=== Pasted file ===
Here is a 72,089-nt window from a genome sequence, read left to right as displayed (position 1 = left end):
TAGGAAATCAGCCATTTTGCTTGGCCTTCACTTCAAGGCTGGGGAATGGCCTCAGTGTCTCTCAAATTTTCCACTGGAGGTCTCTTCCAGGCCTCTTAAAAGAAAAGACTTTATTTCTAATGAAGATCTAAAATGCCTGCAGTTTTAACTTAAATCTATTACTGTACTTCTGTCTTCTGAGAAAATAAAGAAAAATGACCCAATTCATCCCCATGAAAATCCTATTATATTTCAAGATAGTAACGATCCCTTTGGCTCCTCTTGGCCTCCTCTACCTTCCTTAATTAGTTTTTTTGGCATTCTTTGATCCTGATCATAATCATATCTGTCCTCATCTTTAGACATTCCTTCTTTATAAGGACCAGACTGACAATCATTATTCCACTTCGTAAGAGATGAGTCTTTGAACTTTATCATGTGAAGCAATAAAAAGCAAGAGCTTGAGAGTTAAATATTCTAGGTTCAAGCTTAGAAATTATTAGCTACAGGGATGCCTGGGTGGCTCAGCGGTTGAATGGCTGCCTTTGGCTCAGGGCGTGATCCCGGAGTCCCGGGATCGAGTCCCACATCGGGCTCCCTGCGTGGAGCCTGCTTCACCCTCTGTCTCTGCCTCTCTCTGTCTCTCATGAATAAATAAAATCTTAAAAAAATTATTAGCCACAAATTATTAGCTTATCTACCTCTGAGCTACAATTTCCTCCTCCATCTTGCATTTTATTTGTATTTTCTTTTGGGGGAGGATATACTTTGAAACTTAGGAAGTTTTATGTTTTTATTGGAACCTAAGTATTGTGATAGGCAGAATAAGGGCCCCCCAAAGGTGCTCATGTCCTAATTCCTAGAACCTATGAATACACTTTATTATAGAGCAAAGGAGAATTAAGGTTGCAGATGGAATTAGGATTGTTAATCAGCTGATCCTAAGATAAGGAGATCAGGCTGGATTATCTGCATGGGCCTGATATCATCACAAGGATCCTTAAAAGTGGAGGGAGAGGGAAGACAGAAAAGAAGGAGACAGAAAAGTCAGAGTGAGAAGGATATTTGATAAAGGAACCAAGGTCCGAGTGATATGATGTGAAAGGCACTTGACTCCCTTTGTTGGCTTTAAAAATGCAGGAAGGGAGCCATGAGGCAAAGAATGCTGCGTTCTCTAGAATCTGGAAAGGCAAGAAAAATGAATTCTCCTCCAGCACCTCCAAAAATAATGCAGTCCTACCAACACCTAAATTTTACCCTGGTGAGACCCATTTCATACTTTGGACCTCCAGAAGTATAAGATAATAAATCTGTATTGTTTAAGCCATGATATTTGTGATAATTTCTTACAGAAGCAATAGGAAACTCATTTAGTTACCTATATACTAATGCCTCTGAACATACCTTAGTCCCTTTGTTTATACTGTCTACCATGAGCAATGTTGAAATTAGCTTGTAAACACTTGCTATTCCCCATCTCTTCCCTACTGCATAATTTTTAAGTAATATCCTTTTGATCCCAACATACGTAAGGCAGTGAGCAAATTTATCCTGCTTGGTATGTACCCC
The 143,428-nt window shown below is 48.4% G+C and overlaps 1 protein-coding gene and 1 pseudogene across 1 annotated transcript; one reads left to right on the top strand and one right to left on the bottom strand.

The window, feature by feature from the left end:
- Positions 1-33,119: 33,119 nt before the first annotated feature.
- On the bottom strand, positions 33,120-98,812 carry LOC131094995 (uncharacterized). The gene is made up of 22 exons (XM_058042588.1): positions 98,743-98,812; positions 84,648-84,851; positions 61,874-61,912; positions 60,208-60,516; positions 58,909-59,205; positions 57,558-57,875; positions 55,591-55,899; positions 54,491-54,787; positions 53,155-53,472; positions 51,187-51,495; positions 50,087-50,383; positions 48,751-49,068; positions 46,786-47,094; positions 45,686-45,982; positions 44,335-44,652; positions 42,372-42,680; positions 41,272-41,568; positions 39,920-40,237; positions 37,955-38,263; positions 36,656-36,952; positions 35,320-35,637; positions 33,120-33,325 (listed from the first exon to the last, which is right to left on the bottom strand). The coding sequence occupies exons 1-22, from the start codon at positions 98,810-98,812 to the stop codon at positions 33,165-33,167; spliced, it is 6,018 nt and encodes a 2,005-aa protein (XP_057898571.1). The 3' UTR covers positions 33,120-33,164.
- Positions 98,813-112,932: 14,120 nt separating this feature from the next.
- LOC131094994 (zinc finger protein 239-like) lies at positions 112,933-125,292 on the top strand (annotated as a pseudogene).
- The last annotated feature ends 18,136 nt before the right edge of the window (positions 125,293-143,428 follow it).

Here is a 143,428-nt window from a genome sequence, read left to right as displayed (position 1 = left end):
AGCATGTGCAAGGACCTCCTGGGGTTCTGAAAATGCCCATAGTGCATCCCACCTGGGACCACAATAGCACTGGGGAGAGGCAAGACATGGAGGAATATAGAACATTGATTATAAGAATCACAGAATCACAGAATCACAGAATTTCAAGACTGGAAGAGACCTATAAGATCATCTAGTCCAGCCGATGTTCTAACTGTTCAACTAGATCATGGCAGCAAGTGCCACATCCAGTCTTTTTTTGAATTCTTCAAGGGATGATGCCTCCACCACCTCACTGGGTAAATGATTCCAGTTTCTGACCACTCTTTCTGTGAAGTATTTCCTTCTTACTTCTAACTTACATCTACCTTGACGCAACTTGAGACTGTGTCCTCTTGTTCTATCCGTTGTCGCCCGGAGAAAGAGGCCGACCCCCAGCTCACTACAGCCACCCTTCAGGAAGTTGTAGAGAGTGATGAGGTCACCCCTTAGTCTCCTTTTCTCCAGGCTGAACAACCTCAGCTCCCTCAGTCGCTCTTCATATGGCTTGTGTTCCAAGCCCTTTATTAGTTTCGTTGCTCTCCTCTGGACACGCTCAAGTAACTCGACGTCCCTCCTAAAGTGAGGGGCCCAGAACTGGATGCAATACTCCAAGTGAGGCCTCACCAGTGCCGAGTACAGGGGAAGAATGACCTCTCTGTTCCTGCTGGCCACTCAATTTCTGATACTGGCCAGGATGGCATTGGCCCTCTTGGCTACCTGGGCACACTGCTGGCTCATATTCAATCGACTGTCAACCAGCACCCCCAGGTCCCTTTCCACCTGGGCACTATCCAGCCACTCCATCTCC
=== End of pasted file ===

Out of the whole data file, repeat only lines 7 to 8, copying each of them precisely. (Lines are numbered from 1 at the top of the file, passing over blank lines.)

- Positions 98,813-112,932: 14,120 nt separating this feature from the next.
- LOC131094994 (zinc finger protein 239-like) lies at positions 112,933-125,292 on the top strand (annotated as a pseudogene).